He also served as the interim executive director and the director of development and civic engagement for Citizen Schools in New Jersey. He apparently focused on raising revenue and increasing volunteers.

Sinclair has worked as a financial consultant and fraud investigator at PricewaterhouseCoopers before turning to education and the Broad Foundation, according to listings on the Broad Foundation and LinkedIn websites.

Reach Kevin C. Shelly at atkshelly@gannett.comor (856) 449-8684

The Record - Sex cases prompt new rules, heightened scrutiny at NJ schools


Schools are forbidding teachers and coaches from befriending students on Facebook and banning them from giving students gifts or rides home to guard against situations that could potentially lead to sexual abuse of children.

Employee behavior is being more closely scrutinized and staff members are being trained to act as watchdogs as more school officials in New Jersey realize they need to do a better job policing their own.

“The worst thing that a school district can do is to ignore this and to pretend that it doesn’t go on,” said Steven Engravalle, interim superintendent in Fort Lee. “I wish it were being spoken about more. It’s still a very dark subject that people don’t want to talk about.”

The new policies and programs come as North Jersey schools deal with 25 arrests or convictions the past three years of teachers, coaches or other school employees accused of sexually abusing or engaging in inappropriate relationships with children.

Since The Record published a story about the issue on Jan. 30, there have been two more arrests: Hours after signing a contract to become a teacher at Rutherford High School, Richard Damato Jr., 24, a Bayonne resident, was arrested on Feb. 8 for allegedly exchanging explicit messages over the Internet with a Passaic County sheriff’s officer posing as a 12-year-old girl. On March 14, Darren Clark, a maintenance worker for Morgan Educational Services, was arrested and charged with luring a teenager onto an unoccupied school bus in Bogota. In both cases, the charges were still pending as of Friday.

Allegations like these in schools have sparked a national campaign to ensure that a teacher under suspicion of abuse can’t quietly resign and get a job teaching somewhere else. And in New Jersey, there is a push to allow victims to more easily sue schools where the abuse occurred, a move advocates say could compel schools to be more vigilant.

But as someone who has prosecuted child sex abuse cases for 20 years, Joseph Del Russo said many schools still fail to enforce “bright-lines rules” about teacher-student relationships that offer little room for debate about what’s acceptable.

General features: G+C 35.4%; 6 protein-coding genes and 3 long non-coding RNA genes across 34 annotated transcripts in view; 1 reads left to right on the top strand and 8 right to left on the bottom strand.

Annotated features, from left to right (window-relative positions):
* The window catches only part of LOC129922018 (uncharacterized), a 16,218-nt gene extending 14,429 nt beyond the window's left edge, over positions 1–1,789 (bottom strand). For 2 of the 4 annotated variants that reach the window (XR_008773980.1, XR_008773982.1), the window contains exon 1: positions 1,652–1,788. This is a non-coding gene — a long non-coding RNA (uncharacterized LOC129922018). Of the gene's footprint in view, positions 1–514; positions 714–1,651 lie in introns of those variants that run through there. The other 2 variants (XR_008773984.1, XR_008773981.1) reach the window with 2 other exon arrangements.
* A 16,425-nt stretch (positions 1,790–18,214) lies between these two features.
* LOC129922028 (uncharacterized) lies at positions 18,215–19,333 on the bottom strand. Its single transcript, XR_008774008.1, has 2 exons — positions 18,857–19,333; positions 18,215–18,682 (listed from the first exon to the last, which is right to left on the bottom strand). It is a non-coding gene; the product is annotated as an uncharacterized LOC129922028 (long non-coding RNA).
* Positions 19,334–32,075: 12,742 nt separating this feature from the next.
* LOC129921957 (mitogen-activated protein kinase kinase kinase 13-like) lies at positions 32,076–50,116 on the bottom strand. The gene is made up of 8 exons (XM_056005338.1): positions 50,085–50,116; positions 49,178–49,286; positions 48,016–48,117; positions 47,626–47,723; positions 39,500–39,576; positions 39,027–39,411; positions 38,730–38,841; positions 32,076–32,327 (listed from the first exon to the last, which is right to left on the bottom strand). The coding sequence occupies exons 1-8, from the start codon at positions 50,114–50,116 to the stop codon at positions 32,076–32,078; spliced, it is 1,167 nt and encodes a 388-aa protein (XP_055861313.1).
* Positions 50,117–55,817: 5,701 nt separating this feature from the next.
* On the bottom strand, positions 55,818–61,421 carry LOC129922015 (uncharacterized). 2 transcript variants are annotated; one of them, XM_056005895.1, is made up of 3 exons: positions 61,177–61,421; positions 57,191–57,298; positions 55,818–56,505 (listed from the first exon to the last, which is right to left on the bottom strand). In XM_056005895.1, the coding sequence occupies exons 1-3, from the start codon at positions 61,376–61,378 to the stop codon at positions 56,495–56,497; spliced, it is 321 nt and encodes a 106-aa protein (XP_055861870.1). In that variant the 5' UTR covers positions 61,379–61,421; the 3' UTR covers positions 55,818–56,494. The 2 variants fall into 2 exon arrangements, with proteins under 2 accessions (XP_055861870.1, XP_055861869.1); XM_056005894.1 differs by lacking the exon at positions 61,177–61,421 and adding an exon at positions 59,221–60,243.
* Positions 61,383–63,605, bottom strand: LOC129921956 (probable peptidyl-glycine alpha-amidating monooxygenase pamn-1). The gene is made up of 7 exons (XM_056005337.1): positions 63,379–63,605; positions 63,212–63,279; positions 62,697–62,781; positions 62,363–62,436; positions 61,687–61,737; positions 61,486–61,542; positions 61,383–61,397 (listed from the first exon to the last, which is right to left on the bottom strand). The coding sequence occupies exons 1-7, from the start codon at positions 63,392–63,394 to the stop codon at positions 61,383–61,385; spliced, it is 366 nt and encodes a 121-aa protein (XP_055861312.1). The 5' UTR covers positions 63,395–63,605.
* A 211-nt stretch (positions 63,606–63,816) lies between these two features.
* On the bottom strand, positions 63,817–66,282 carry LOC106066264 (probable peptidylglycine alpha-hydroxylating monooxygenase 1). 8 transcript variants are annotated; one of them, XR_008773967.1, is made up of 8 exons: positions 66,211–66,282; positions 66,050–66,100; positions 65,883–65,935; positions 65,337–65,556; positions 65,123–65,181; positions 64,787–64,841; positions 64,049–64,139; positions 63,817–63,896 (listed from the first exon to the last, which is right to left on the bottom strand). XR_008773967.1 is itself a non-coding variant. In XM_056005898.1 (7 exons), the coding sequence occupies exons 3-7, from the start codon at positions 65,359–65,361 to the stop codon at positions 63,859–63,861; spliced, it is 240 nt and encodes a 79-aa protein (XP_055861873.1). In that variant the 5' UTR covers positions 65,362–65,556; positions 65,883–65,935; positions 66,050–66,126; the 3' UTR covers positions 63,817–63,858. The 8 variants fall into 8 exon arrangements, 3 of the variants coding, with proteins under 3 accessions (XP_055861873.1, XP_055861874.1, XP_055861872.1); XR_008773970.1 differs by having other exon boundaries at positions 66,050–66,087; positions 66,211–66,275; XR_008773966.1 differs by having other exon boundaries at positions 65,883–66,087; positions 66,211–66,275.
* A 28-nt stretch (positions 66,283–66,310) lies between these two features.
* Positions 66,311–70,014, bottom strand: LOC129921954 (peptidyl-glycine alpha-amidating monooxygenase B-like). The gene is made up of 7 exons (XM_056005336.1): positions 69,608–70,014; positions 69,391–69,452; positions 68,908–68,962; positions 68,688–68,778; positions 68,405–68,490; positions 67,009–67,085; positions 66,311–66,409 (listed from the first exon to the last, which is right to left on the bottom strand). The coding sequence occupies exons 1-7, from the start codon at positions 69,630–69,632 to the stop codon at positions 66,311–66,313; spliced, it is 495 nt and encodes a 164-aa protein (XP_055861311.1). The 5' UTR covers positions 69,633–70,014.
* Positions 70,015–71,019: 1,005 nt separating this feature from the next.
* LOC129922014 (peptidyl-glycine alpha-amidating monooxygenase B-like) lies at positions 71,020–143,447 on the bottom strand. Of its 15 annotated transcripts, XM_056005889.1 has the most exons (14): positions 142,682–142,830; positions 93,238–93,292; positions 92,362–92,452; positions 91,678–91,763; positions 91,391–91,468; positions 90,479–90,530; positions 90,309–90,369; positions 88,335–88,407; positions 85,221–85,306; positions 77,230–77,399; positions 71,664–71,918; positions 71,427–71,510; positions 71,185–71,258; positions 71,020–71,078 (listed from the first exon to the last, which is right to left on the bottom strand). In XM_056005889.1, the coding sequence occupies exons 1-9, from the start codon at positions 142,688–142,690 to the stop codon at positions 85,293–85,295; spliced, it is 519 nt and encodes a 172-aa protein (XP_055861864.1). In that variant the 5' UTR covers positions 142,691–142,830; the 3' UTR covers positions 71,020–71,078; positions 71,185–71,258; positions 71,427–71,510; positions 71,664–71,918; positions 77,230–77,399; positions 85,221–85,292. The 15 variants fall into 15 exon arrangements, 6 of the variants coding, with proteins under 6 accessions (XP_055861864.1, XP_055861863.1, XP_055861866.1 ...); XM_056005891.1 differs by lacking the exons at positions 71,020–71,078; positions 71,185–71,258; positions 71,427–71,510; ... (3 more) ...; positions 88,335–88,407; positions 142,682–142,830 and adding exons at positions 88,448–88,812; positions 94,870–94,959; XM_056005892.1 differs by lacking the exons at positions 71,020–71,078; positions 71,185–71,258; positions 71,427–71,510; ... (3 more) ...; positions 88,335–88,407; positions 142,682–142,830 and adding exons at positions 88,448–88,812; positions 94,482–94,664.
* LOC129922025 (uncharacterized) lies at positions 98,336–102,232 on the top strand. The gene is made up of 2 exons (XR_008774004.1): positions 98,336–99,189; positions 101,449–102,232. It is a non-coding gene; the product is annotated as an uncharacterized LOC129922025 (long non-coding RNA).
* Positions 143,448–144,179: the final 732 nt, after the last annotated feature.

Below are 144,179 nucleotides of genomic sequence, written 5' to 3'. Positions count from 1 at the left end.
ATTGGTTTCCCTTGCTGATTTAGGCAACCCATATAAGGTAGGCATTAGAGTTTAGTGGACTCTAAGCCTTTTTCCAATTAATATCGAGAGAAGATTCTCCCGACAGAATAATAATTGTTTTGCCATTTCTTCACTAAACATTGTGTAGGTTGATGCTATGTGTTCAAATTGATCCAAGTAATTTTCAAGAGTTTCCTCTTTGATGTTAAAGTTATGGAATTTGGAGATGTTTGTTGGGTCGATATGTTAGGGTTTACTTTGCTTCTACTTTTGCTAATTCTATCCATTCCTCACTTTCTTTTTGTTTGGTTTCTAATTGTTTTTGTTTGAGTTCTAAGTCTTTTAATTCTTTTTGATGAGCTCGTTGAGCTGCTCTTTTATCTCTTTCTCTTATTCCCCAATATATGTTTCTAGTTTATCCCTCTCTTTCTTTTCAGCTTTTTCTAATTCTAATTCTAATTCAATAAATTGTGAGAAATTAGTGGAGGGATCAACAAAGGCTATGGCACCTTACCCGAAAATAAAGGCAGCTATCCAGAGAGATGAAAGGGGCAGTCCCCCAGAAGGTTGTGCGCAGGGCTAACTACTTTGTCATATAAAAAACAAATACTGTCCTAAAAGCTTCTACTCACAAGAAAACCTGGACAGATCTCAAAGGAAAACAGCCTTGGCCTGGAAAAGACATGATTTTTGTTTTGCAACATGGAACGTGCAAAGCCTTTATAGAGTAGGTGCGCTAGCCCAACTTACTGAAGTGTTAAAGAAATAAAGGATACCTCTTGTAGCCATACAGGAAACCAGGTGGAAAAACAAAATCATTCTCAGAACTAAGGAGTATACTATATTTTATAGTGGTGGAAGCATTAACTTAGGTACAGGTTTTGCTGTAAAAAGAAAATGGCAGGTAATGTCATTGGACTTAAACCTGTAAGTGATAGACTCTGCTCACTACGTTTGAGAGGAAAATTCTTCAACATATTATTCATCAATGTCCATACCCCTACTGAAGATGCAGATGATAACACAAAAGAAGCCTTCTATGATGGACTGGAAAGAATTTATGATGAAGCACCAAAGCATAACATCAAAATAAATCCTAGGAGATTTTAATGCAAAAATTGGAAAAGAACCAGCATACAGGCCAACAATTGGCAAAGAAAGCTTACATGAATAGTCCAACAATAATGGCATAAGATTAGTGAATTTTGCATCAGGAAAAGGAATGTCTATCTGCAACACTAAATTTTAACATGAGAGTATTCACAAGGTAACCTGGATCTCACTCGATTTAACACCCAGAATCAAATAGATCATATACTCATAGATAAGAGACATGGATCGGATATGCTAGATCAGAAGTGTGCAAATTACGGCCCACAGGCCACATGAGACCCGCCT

“There should be no ambiguity,” said Del Russo, chief assistant Passaic County prosecutor and head of the special victim’s unit.

Focused on students

Too often, sex-abuse-prevention efforts in schools have been aimed only at the potential victims, with students’ being urged to tell a “trusted adult,” about abuse, said Terri Miller, president of the national prevention group, Stop Educator Sexual Abuse, Misconduct and Exploitation.

“It’s not going far enough to just educate the children about keeping themselves safe,” Miller said. “It’s about a teacher in one room watching the teacher in the room next door, and the principal watching those teachers.”

While experts say there’s no psychological profile test that could help schools screen for predators, there are common patterns in how abusers gain and then abuse the trust of their victims: repeatedly texting or emailing; giving gifts; offering rides home; sharing intimate details about personal problems; singling a student out for special attention.

Besides banning these behaviors, schools should hold more extensive training on warning signs. They should also establish a protocol for investigating allegations, including designating a staff member as the person to whom other faculty can report their concerns, said Robert Shoop, director of Kansas State University’s Cargill Center for Ethical Leadership. Shoop has testified as an expert in more than 80 cases in which schools were sued for failing to prevent abuse.

“You can’t report everybody that gives a kid a ride in their car because there may be some appropriate reason for the ride to be given,” Shoop said. “But you have to have someone who’s paying attention and who knows how to investigate these behaviors and to intervene when they see a staff member crossing a line. That’s how you prevent the abuse.”

With liability concerns growing, the New Jersey School Boards Association Insurance Group, which insures 380 districts statewide, has created a sexual harassment and abuse prevention webinar for districts to use as a training tool, said Lauren Schilling, a spokeswoman.